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The Effects of Gravity and Fundamental Forces

Author: Vincent Guo

Editors: Shirley Chen and Viola Chen

Artist: Acey Li

Gravity is all around us; it is what keeps us on the ground instead of letting us float freely around. It is the force that pulls objects toward each other and allows our solar system to behave as it does. An object’s gravitational pull is determined by its mass; the greater the mass, the stronger the gravitational pull. For example, the sun has a higher mass than Earth’s, resulting in a stronger gravitational pull. 

Did you know that because of gravity, your weight can be altered depending on what planet you are on? If you were on Mercury, you would weigh less than you usually do on Earth. However, if you were on Jupiter, you would weigh more than when you were on Earth. Everything in our universe has gravity to it, but black holes–tons of mass packed together into a tiny volume–have one of the strongest gravitational pulls. Their unique structure gives them an immense gravitational pull, so strong that not even light can escape. The tides seen on Earth during the night are caused by the moon's gravitational pull. The Earth’s gravity is also what allows the moon to rotate around us. The gravitational pull of our planet varies depending on location. The gravitational pull of Earth not only keeps us on the ground but also keeps the oxygen caged in on Earth. Gravity not only maintains the structure of our solar system, but also contributes to the formation of galaxies. There are theories about gravity, like the quantum theory of gravity, and theories, that state that gravity consists of a combination of mass, energy, and space. Although gravity is an important force in our universe, it is one of the weakest among the Four Fundamental Forces of Nature.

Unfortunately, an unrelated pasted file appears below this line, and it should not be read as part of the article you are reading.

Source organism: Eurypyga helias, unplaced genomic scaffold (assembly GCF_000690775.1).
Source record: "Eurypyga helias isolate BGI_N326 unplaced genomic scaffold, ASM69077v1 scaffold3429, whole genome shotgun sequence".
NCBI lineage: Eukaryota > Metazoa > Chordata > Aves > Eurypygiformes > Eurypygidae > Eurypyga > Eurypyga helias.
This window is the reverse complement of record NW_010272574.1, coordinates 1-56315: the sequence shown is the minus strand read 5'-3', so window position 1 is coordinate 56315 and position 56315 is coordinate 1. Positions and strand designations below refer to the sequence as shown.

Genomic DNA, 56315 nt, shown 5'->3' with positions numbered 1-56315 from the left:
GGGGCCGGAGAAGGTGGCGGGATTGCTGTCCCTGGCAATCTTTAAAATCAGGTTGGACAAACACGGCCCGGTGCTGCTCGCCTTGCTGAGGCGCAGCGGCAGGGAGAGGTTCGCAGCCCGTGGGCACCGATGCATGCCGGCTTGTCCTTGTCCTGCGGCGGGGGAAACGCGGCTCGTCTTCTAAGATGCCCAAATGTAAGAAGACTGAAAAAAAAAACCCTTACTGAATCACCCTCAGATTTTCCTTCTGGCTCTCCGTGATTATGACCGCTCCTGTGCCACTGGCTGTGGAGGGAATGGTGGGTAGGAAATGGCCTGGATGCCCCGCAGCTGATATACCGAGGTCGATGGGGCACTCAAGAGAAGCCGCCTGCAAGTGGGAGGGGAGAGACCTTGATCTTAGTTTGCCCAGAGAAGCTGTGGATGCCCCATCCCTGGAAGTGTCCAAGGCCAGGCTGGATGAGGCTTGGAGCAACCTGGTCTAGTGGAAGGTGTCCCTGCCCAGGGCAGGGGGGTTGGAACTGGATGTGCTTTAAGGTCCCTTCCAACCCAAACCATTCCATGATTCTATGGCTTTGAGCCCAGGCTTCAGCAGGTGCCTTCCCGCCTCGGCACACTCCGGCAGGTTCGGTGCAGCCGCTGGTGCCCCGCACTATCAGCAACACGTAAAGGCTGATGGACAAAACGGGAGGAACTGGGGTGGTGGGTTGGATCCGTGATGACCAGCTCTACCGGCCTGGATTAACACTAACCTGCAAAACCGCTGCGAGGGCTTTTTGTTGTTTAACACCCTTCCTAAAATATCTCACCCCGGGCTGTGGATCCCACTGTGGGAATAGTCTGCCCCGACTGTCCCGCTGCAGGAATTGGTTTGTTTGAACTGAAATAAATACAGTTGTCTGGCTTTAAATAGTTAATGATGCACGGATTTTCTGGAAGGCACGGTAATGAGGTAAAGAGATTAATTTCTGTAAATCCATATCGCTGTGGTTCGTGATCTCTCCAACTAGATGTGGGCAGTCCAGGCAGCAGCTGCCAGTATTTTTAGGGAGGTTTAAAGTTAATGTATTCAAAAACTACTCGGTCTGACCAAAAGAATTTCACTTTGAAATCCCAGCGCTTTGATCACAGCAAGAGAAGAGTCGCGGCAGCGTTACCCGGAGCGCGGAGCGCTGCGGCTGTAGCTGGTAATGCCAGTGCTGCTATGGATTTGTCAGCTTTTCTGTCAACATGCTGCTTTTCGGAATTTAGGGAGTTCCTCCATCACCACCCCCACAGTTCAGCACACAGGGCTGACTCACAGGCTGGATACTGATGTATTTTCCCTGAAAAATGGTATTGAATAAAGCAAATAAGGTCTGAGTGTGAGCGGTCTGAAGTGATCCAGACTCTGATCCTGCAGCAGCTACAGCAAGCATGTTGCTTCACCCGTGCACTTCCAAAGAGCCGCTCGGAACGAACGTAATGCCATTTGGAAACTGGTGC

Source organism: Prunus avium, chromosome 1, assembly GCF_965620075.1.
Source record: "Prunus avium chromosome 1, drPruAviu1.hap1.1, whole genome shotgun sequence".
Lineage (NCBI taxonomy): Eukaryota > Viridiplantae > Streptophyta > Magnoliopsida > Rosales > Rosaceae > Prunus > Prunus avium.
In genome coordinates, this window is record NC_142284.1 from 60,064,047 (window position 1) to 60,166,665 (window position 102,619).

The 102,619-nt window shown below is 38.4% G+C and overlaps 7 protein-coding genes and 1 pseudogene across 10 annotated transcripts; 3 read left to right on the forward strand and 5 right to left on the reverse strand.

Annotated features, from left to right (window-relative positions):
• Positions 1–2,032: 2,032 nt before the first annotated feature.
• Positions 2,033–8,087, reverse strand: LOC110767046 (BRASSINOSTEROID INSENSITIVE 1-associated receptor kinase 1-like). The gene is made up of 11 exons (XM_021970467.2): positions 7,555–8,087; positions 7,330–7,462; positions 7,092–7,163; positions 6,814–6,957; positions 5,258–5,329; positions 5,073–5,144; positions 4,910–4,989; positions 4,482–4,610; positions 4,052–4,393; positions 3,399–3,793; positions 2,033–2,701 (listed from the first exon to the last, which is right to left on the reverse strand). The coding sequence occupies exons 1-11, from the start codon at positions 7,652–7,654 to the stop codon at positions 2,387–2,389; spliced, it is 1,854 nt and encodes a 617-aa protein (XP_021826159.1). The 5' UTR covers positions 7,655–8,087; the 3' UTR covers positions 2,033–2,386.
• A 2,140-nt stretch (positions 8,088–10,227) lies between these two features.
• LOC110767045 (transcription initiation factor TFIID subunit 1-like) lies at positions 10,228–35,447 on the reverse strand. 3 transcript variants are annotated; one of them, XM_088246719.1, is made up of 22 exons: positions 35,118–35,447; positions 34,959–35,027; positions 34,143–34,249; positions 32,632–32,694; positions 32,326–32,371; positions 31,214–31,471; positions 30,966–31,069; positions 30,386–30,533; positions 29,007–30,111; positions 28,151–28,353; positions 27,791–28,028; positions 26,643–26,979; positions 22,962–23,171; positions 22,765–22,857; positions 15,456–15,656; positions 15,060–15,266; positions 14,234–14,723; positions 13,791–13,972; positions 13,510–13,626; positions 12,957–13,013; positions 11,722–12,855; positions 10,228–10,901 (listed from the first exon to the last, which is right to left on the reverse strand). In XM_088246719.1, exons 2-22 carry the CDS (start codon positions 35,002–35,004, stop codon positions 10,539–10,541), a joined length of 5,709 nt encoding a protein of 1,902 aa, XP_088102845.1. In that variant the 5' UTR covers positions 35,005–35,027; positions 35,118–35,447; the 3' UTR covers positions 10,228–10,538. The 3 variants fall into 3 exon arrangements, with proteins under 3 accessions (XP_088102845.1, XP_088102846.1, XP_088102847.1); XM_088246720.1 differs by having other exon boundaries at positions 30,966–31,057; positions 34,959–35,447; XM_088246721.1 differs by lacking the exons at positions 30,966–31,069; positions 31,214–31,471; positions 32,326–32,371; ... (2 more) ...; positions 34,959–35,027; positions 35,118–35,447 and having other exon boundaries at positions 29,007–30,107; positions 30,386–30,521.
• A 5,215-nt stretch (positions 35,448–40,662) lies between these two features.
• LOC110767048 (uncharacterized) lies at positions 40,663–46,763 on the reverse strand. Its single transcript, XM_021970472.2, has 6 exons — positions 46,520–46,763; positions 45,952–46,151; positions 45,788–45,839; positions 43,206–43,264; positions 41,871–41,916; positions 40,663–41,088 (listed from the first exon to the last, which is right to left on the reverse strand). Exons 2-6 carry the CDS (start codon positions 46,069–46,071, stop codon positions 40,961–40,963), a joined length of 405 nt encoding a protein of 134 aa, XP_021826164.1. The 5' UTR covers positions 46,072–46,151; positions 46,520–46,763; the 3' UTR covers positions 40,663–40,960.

The other three Fundamental Forces are electromagnetic force, strong nuclear force, and weak nuclear force. The electromagnetic force is the force between electrically charged particles, like a magnet, which, unlike gravity, not only pulls opposite-charged things together but repels objects with the same charge. Further, there is the strong nuclear force, which is the strongest force out of the Four Fundamental Forces. It is 6 x 10^39 stronger than the force of gravity and it is what holds protons and neutrons together. If protons and neutrons weren’t being held together in the nucleus, there wouldn't be any elements like gold, silver, nitrogen, and many others. Finally, the weak force, another Fundamental Force, causes the decay of elements. The weak force is vital in our daily lives because nuclear plants use the decay of an element to gain extensive amounts of energy. It not only provides us with energy, but it also keeps our sun burning and provides light.



Rehm, Jeremy, and Ben Biggs. “The Four Fundamental Forces of Nature.”, Space,

Erickson, Kristen. “What Is Gravity?”, NASA, 17 Dec. 2020,

Webb, Richard. “What Is Gravity?” New Scientist,

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